Advancing Sexual and Reproductive Health and Rights
 
Perspectives on Sexual and Reproductive Health
Volume 45, Number 1, March 2013

Young Women's Perceptions of the Benefits Of Childbearing: Associations with Contraceptive Use and Pregnancy

By Corinne H. Rocca, Cynthia C. Harper, Tina R. Raine-Bennett

CONTEXT: High unintended pregnancy rates, and inconsistencies between reported pregnancy intentions and contraceptive behaviors, have been well documented among young U.S. women. Women's beliefs about the benefits of childbearing and motherhood may be related to the apparent disconnect between pregnancy intentions and reproductive outcomes.

METHODS: Perceived benefits of childbearing and feelings about a potential pregnancy were assessed among 1,377 women aged 15–24 (most of them black or Latina) participating in a longitudinal study in 2005–2008. The women, who were initiating hormonal contraception at public family planning clinics and did not want to become pregnant for one year, were followed for 12 months. Differences in perceived benefits of childbearing by participant characteristics were examined with linear regression, using a new multi-item measure. Cox proportional hazard regression was used to investigate the association of perceived benefits of childbearing with subsequent contraceptive discontinuation and pregnancy.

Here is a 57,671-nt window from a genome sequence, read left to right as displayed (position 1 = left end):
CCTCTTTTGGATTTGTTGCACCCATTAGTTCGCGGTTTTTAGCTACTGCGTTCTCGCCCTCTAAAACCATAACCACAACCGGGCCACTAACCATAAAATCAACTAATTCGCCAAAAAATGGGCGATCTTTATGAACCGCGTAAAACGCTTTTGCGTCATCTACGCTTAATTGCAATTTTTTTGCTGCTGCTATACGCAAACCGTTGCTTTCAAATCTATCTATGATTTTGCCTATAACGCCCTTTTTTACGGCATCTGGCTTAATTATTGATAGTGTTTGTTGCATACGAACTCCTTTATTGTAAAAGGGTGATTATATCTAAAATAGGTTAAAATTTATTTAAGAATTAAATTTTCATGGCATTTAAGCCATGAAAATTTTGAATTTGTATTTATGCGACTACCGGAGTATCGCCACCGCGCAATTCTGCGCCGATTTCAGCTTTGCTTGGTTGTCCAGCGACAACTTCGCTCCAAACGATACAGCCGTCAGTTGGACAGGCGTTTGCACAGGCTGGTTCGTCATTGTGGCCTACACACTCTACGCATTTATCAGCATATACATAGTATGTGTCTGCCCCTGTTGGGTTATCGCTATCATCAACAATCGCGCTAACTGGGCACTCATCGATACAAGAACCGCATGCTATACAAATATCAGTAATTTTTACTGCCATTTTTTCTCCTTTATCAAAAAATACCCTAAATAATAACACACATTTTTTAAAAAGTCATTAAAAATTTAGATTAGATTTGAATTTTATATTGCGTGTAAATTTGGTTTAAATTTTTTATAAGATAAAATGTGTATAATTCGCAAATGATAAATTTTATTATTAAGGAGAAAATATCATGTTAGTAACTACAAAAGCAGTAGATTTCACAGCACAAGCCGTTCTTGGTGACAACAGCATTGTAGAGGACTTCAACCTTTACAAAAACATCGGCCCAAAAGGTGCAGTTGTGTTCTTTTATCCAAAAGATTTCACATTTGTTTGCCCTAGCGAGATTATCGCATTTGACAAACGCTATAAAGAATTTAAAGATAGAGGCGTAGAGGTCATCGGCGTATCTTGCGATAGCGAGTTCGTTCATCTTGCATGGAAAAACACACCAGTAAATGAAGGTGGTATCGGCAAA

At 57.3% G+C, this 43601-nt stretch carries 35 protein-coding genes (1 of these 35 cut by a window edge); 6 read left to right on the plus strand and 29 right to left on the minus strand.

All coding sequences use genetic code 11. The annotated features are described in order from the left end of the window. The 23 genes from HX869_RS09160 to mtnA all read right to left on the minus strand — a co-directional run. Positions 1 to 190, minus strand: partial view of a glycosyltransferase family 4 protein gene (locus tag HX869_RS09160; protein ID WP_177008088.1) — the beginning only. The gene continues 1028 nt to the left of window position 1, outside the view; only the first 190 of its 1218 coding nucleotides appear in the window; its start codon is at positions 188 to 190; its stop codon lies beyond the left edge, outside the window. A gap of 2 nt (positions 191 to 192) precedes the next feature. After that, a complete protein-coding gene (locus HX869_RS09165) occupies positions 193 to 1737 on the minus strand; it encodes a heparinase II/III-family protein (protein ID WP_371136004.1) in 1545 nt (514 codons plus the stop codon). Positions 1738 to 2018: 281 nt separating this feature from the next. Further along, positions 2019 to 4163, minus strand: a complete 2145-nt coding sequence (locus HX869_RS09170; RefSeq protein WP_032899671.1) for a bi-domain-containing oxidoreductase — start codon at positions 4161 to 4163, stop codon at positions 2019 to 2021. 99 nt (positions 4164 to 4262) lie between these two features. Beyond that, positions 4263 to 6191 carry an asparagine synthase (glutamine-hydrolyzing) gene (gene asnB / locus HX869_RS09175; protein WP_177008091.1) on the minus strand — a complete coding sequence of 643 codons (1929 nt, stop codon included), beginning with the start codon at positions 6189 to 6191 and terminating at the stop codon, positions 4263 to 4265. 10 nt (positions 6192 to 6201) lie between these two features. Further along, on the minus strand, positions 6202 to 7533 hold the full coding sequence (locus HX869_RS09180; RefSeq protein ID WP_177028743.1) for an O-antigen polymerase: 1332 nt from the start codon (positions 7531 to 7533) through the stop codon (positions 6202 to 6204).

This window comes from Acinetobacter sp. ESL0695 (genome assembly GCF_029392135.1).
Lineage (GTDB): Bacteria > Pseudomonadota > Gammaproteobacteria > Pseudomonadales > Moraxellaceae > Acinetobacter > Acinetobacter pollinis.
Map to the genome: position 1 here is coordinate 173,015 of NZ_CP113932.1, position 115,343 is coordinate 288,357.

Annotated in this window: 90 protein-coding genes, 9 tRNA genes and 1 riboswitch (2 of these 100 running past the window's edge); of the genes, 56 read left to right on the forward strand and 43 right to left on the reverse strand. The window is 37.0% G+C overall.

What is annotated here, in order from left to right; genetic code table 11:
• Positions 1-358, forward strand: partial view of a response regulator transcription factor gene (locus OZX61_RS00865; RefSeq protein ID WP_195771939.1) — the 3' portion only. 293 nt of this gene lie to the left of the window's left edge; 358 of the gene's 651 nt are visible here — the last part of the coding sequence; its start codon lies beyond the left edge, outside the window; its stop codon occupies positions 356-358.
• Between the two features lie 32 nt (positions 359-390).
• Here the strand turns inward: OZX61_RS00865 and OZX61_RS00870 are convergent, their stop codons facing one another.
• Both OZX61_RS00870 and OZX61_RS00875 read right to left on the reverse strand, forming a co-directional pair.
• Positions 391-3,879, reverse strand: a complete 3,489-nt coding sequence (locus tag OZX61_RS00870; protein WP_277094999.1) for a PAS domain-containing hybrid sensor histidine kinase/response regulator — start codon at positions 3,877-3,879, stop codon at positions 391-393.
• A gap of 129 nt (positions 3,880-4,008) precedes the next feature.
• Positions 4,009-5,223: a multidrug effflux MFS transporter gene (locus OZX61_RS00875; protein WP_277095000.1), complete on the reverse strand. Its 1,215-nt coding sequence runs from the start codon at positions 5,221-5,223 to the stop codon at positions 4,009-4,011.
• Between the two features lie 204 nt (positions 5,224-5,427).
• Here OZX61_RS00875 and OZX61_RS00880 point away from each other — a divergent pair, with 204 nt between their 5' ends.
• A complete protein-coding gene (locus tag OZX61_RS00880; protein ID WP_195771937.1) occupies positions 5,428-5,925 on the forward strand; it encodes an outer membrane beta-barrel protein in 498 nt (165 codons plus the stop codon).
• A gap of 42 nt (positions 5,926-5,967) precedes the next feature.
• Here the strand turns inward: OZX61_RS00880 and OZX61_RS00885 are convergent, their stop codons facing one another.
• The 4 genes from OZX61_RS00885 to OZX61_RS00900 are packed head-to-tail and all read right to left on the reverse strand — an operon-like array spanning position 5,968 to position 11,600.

RESULTS: Perceptions of the benefits of childbearing decreased with increasing age (coefficient, –0.04), and white women perceived fewer benefits to childbearing than blacks (−0.2). As women's perception of the benefits of childbearing increased, their one-year pregnancy rates increased, after demographic characteristics and feelings about a potential pregnancy were controlled for (hazard ratio, 1.2). Benefits of childbearing were not associated with contraceptive discontinuation.

CONCLUSIONS: To better assess pregnancy risk among young women wanting to avoid pregnancy, it may be useful to acknowledge that they hold not only explicit pregnancy desires, but also beliefs about the benefits of childbearing, which may influence sexual behavior and pregnancy.

Perspectives on Sexual and Reproductive Health, 2013, 45(1):23–32, doi: 10.1363/4502313

DOI:10.1363/4502313







 

AUTHOR AFFILIATIONS

Corinne H. Rocca is epidemiologist, and Cynthia C. Harper is associate professor, both at the Bixby Center for Global Reproductive Health, Department of Obstetrics, Gynecology and Reproductive Sciences, School of Medicine, University of California, San Francisco. Tina R. Raine-Bennett is research director, Women’s Health Research Institute, Division of Research, Kaiser Permanente Northern California, Oakland.